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On Cancer: Genetic Counseling, Testing, and Treatment for People with BRCA Gene Mutations

By Helen Garey, MPH, Freelance Writer  |  Wednesday, March 26, 2014
Pictured: Kenneth Offit, Alexandra Heerdt, Emily Glogowski & Max Gomez
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In this video, Dr. Max Gomez leads a panel discussion on genetic counseling and cancer care for people with hereditary forms of cancer.

(90:00)

“About 20 years ago, there was much debate about the ethical and clinical implications of identifying a gene mutation linked to cancer risk,” said Kenneth Offit, Director of the Clinical Genetics Service at Memorial Sloan Kettering, at a CancerSmart discussion on hereditary cancers and genetics.

Dr. Offit explained that before the discovery of the BRCA gene mutations, which increase the risk of breast cancer and some other cancers, doctors were already performing preventive breast surgery in women with a strong family history of the disease.

“The paradox is that we are actually doing fewer preventive breast surgeries now because people who thought they were at risk for breast cancer learned they did not have the gene mutation,” he added.

Most cancers are caused by spontaneous changes, called mutations, in genes. Gene mutations that are passed down through families (inherited) can lead to what are referred to as hereditary forms of cancer. BRCA gene mutations, which include mutations in the BRCA1 and BRCA2 genes, were the first to be associated with hereditary cancers. In addition to breast cancer, they are linked to familial ovarian, prostate, and pancreatic cancers.

Who Should Consider Genetic Testing

According to breast surgeon Alexandra Heerdt, there is a fundamental difference between hereditary breast cancer, in which multiple genes place a woman at increased risk for the disease, and breast cancer caused by a BRCA mutation. In fact, while a significant number of women with breast cancer have a family history of the disease, fewer than one in ten of these are considered cases of hereditary breast cancer — and only a subgroup of the hereditary cases are caused by a BRCA mutation. BRCA mutations are more common in people from certain ethnic groups, such as Ashkenazi Jews of Eastern European descent.

Genetic counselors look for red flags, such as having had several relatives diagnosed with breast cancer at an early age, to determine if genetic testing is appropriate, said Memorial Sloan Kettering genetic counselor Emily Glogowski.

Genetic testing involves analyzing tissue from a blood test or a cheek swab to look for mutations in a person’s DNA. Because of the complex decisions that may stem from learning about one’s genetic profile, experts recommend that most people wait until age 20 to 25 before getting tested for BRCA1 and BRCA2 mutations. “Determining whether testing should be done, or what tests should be ordered, is a very individualized process,” explained Ms. Glogowski.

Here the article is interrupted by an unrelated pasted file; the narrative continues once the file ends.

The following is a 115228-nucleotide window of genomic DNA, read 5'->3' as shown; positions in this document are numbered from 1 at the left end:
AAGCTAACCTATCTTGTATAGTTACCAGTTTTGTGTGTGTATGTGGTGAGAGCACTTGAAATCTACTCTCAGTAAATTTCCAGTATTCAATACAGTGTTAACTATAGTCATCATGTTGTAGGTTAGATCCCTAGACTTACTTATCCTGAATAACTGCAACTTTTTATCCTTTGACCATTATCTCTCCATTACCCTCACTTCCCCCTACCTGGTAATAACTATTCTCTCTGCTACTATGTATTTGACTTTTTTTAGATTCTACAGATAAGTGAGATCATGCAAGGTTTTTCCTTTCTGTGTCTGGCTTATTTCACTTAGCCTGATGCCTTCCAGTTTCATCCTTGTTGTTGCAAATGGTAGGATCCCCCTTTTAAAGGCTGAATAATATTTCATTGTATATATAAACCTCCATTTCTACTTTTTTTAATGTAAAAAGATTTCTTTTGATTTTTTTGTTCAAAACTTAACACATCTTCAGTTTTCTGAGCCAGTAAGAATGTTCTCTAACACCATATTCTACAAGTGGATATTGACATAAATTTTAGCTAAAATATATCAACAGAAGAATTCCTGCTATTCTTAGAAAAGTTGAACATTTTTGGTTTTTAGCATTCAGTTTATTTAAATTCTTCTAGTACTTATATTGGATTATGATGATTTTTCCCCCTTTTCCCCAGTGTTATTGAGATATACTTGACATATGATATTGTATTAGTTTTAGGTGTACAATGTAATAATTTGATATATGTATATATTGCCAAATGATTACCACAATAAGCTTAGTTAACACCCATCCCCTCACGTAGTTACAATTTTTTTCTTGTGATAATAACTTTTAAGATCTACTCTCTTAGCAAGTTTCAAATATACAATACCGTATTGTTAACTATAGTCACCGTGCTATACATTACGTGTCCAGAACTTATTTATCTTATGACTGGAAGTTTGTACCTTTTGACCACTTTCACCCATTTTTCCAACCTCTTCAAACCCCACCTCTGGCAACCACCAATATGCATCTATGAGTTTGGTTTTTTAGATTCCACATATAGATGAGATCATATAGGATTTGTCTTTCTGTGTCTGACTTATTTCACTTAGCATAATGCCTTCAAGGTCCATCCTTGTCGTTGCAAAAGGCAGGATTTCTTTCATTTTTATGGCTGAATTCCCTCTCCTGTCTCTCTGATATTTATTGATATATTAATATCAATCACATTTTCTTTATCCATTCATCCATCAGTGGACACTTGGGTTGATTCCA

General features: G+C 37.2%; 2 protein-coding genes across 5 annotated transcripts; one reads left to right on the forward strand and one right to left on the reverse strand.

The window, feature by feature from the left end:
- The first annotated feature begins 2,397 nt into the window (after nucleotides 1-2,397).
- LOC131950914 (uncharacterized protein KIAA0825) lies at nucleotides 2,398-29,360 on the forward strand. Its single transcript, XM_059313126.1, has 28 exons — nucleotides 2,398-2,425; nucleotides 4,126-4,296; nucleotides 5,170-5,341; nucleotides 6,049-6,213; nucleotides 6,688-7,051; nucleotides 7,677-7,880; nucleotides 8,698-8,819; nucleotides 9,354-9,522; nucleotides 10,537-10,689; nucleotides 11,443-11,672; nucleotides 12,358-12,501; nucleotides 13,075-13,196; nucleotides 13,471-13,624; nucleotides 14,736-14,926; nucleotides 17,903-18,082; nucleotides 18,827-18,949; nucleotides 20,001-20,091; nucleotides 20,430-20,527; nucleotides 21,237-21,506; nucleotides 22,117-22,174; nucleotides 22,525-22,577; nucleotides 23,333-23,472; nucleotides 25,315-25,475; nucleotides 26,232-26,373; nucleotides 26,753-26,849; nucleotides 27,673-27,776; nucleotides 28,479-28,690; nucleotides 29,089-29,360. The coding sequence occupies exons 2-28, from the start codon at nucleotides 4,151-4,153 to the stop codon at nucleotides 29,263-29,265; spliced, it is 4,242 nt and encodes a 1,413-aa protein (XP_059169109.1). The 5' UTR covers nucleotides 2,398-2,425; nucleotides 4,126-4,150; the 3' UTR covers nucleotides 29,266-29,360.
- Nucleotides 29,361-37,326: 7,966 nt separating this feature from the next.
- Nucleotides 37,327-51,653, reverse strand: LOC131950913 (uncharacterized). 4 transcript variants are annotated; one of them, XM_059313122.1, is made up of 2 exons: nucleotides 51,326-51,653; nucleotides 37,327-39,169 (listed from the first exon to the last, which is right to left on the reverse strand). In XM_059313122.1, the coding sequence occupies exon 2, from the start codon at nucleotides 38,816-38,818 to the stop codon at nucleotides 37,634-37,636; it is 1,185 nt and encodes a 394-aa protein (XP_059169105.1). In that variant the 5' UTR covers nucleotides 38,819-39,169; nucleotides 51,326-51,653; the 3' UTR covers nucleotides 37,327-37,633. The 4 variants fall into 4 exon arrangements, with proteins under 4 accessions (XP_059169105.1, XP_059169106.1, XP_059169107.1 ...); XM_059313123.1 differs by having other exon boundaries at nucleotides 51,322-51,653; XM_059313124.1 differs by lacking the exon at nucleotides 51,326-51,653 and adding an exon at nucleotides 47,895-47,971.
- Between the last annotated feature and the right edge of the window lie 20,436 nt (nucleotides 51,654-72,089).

Cancer Prevention in Women with a BRCA Mutation

Surgery to remove the ovaries is recommended for women who have a BRCA mutation, as there is no consistently reliable or accurate way to screen for ovarian cancer (especially for early-stage disease).

Depending on a woman’s family history of breast cancer and the type of mutation she has, doctors may prescribe regular breast screening with MRI or chemoprevention with estrogen-blocking drugs such as tamoxifen. Preventive breast surgery (mastectomy) is another option for women with a family history of breast cancer and a BRCA mutation. “Your family’s experience with cancer figures dramatically into the decision about whether or not to have preventive surgery,” Dr. Heerdt said.

The panelists observed that Memorial Sloan Kettering’s collaborative approach helps patients navigate a variety of difficult decisions while giving them access to the latest prevention and treatment strategies.

Watch the discussion, or explore specific videos on hereditary cancers.

Comments

I am trying to get an appt. for genetic testing. My oncologist wanted me to have it, but my calls go unanswered when I try to make an appt.

Mary, we're sorry that you're having a hard time getting through. We're not sure what number you've been calling, but the number for the Clinical Genetics Service is 646-888-4050. They are open Monday through Friday from 8:00 am to 6:00 pm ET. You might also want to try calling our Physician Referral Service at 800-525-2225. Thank you for your comment.

Thank you so much. Thank you for being so caring.

Is there a reason why you would have a cheek swab instead of a blood test for BRAC testing? My mother and sister died of ovarian cancer another died of breast cancer, as did a cousin (maternal uncle's daughter). I had an oophractomy 20 years ago but was not tested for the gene. I am going to be tested now and was wondering which is the best option.

Judy, thank you for your comment. BRCA1/2 testing is performed on a sample of DNA. We can obtain a high yield of DNA from blood samples and therefore it is often the preferred sample type. However, DNA can also be obtained from other sources from our bodies including cheek swabs or saliva. If you would like to learn more about genetic testing and MSK's Clinical Genetics Service, you can go to http://www.mskcc.org/cancer-care/hereditary-genetics.

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